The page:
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AGE-RELATED MACULAR DEGENERATION
Age-related macular degeneration is a common, chronic, progressive, degenerative disease that causes central loss of vision due to abnormalities that occurs in the pigment, neural and vascular layers of the macula.
The macular disorder may have one or more of the following:
- Formation of drusen which are localized deposits of extracellular material usually concentrated in the macula
- Abnormalities in the retinal pigment epithelium (eg hypopigmentation or hyperpigmentation)
- Retinal pigment epithelium and choriocapillaris geographic atrophy
- Neovascular (exudative) maculopathy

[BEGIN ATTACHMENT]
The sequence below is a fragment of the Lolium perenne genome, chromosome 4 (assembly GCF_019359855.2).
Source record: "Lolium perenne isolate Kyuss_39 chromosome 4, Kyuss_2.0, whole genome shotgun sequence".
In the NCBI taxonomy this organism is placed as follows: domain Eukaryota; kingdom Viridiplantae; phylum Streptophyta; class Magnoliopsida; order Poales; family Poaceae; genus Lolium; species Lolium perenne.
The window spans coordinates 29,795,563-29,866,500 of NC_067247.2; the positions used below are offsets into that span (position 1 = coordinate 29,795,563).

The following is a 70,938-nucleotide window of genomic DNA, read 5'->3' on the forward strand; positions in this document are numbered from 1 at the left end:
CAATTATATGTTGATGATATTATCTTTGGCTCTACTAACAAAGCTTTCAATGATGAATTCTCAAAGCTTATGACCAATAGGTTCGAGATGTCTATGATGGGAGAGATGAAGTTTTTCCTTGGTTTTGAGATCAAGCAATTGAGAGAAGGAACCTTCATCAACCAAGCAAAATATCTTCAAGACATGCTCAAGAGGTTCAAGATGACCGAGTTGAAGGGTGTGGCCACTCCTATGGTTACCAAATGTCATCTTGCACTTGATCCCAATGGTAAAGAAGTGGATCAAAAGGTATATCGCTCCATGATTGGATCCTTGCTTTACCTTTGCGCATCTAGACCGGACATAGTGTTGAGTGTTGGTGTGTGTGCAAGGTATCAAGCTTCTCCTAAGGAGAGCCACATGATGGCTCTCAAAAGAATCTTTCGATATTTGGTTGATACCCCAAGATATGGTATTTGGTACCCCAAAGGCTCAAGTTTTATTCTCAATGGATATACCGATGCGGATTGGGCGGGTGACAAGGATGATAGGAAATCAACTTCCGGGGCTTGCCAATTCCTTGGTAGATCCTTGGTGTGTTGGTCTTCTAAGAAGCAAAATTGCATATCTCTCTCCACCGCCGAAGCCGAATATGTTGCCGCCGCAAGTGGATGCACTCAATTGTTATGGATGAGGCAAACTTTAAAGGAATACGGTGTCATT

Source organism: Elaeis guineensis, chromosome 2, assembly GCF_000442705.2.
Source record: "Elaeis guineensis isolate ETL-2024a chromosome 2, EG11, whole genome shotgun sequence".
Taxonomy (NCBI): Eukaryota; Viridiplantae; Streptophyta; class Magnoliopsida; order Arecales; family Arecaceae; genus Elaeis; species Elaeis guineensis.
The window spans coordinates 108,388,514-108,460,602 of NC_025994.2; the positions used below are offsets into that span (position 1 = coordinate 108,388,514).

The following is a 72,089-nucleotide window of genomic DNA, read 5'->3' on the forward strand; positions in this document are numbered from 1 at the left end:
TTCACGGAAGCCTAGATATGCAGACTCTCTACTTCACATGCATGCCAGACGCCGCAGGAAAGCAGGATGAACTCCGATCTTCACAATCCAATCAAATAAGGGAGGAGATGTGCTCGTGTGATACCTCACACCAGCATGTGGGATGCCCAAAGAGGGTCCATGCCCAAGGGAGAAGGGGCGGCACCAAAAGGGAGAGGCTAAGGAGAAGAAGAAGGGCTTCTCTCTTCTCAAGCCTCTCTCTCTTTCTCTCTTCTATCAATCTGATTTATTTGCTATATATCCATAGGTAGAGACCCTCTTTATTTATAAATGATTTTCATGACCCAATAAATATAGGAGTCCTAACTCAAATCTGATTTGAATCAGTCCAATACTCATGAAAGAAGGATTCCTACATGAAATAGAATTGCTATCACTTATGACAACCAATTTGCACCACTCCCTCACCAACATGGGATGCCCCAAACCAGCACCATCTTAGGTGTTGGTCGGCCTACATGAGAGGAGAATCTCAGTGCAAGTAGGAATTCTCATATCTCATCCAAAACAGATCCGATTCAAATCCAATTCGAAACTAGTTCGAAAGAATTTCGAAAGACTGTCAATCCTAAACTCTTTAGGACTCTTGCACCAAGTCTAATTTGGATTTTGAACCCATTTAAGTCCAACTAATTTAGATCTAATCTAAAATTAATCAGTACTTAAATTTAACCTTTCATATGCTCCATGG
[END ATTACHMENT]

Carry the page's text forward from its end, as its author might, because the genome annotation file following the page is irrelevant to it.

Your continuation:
Decreased central vision and distortion of seeing straight lines are the most common symptoms.

Surgical Intervention

Laser Photocoagulation Therapy

  • Indicated in patients with extrafoveal classic choroidal neovascularization (CNV)
  • Destroys the neovascular complex with heavy confluent laser and thereby decrease further loss of vision
  • Monitoring should be done as it can cause scotoma and recurrences that usually appears a year after therapy
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